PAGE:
Over the past four years, USAID has made great strides inside Kosovo’s classrooms: overhauling school curriculums, helping teachers get access to the resources they need, and even inspiring community-led initiatives to renovate hundreds of classrooms around the country to create better learning environments. But the work that USAID has for students after school hours might just have the longest lasting effect in the fledgling democracy.
For years, Kosovo courts have been challenged in their ability to enforce civil judgments. Kosovars, particularly businesses throughout the country, have come to believe that it is not worth the time, money and effort to bring their business disputes to court because the courts are not efficient in enforcing decisions.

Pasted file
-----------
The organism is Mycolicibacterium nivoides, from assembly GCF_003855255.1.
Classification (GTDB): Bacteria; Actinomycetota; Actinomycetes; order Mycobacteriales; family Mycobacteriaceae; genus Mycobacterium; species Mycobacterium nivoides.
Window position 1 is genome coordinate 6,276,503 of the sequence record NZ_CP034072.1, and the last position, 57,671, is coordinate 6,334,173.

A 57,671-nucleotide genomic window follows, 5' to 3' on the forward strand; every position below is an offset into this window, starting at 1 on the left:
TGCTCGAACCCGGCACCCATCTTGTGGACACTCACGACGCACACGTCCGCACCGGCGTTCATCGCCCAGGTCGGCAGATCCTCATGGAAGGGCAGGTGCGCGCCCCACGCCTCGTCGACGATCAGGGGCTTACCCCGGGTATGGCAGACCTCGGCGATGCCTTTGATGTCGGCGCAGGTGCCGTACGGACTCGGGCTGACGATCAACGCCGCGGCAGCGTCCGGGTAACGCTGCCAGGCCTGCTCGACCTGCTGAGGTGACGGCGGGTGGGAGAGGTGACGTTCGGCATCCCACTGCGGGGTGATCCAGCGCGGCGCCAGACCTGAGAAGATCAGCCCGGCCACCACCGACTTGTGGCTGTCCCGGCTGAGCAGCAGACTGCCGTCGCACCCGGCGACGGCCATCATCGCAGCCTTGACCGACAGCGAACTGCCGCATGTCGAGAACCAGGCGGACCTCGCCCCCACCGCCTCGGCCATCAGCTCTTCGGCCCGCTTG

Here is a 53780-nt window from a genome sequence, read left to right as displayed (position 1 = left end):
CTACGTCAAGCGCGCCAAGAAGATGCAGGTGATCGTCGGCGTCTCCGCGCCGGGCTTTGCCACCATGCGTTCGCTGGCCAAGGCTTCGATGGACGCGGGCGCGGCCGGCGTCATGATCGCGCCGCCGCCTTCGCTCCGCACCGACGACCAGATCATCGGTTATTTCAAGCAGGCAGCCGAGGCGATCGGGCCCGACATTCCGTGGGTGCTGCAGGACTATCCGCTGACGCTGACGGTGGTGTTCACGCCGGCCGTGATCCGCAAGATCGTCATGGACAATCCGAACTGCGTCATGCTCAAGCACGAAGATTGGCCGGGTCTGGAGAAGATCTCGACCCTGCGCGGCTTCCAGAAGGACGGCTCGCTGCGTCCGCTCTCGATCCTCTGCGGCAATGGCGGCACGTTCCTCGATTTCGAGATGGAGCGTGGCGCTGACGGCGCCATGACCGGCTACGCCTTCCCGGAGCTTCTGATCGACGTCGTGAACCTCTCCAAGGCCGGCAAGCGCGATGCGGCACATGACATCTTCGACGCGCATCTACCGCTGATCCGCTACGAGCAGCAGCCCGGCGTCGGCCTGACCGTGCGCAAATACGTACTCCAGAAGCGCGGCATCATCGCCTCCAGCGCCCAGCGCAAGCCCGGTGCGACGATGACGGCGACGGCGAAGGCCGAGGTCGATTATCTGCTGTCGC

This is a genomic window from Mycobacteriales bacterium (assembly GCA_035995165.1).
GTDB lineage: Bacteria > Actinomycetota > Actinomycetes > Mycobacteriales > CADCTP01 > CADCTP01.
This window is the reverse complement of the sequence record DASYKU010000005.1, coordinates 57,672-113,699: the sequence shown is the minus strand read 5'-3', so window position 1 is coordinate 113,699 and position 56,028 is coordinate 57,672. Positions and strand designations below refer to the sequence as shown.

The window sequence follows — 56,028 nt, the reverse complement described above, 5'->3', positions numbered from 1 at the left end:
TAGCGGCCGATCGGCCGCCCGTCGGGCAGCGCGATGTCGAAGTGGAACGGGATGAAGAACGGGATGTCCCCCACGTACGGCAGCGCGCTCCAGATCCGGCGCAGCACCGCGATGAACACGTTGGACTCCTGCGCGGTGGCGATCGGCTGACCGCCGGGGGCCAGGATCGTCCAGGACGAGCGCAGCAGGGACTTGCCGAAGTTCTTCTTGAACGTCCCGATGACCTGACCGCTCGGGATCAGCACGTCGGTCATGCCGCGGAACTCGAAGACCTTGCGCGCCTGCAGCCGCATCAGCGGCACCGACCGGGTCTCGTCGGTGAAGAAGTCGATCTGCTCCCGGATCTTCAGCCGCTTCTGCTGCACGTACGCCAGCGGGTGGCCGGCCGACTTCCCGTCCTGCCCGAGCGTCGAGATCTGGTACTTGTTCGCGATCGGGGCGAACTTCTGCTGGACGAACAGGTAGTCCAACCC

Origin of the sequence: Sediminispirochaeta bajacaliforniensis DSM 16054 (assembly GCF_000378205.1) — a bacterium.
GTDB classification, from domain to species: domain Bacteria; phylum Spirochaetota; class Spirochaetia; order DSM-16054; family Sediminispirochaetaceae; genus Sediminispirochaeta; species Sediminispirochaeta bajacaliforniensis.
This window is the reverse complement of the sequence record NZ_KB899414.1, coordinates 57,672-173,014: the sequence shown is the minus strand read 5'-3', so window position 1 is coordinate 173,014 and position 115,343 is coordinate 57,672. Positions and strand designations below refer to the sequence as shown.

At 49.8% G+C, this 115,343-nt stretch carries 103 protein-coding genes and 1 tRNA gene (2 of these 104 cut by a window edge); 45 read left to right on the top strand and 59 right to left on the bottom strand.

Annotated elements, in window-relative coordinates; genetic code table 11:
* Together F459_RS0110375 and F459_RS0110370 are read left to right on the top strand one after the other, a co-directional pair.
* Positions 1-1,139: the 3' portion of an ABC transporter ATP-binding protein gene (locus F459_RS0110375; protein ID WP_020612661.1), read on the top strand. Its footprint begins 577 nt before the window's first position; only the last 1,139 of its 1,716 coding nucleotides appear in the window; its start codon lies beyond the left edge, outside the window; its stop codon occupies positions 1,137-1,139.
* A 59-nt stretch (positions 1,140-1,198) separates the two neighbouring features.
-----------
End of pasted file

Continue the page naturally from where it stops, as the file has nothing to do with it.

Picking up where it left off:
Driton Obërtinca lost his vision at the age of 18, a challenge that has only served to embolden the ambitious young man. A third-year law student at the University of Prishtina, Obërtinca is also the chairman of the Youth Forum for Sports Affairs of Kosovo’s Association for the Blind.
Two young agricultural entrepreneurs in Kosovo, both fresh out of college, are enjoying the fruits of their labor: record-breaking yields of strawberries. But the story of their success involves more than formal education.
In September 2008, 60 percent of rural communities in Kosovo did not have clean drinking water. That’s when USAID stepped in with a $5 million investment and a three-year plan.
Last updated: January 13, 2015